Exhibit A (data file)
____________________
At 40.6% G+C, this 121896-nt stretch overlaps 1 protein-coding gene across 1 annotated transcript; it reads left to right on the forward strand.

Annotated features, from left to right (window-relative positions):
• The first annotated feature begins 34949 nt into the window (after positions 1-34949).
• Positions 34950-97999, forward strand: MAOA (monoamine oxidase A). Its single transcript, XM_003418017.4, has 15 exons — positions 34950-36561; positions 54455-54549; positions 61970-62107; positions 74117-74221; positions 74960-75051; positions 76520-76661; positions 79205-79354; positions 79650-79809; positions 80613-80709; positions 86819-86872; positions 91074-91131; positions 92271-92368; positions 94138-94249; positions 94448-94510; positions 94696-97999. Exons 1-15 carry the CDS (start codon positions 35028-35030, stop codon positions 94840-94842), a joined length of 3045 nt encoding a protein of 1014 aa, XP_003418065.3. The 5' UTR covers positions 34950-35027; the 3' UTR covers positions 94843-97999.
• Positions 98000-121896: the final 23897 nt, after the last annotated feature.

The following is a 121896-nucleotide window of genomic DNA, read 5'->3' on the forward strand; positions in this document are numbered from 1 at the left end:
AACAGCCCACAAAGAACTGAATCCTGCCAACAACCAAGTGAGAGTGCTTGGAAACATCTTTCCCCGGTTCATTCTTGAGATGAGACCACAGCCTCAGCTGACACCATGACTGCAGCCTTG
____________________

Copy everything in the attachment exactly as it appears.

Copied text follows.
At 40.6% G+C, this 121896-nt stretch overlaps 1 protein-coding gene across 1 annotated transcript; it reads left to right on the forward strand.

Annotated features, from left to right (window-relative positions):
• The first annotated feature begins 34949 nt into the window (after positions 1-34949).
• Positions 34950-97999, forward strand: MAOA (monoamine oxidase A). Its single transcript, XM_003418017.4, has 15 exons — positions 34950-36561; positions 54455-54549; positions 61970-62107; positions 74117-74221; positions 74960-75051; positions 76520-76661; positions 79205-79354; positions 79650-79809; positions 80613-80709; positions 86819-86872; positions 91074-91131; positions 92271-92368; positions 94138-94249; positions 94448-94510; positions 94696-97999. Exons 1-15 carry the CDS (start codon positions 35028-35030, stop codon positions 94840-94842), a joined length of 3045 nt encoding a protein of 1014 aa, XP_003418065.3. The 5' UTR covers positions 34950-35027; the 3' UTR covers positions 94843-97999.
• Positions 98000-121896: the final 23897 nt, after the last annotated feature.

The following is a 121896-nucleotide window of genomic DNA, read 5'->3' on the forward strand; positions in this document are numbered from 1 at the left end:
AACAGCCCACAAAGAACTGAATCCTGCCAACAACCAAGTGAGAGTGCTTGGAAACATCTTTCCCCGGTTCATTCTTGAGATGAGACCACAGCCTCAGCTGACACCATGACTGCAGCCTTG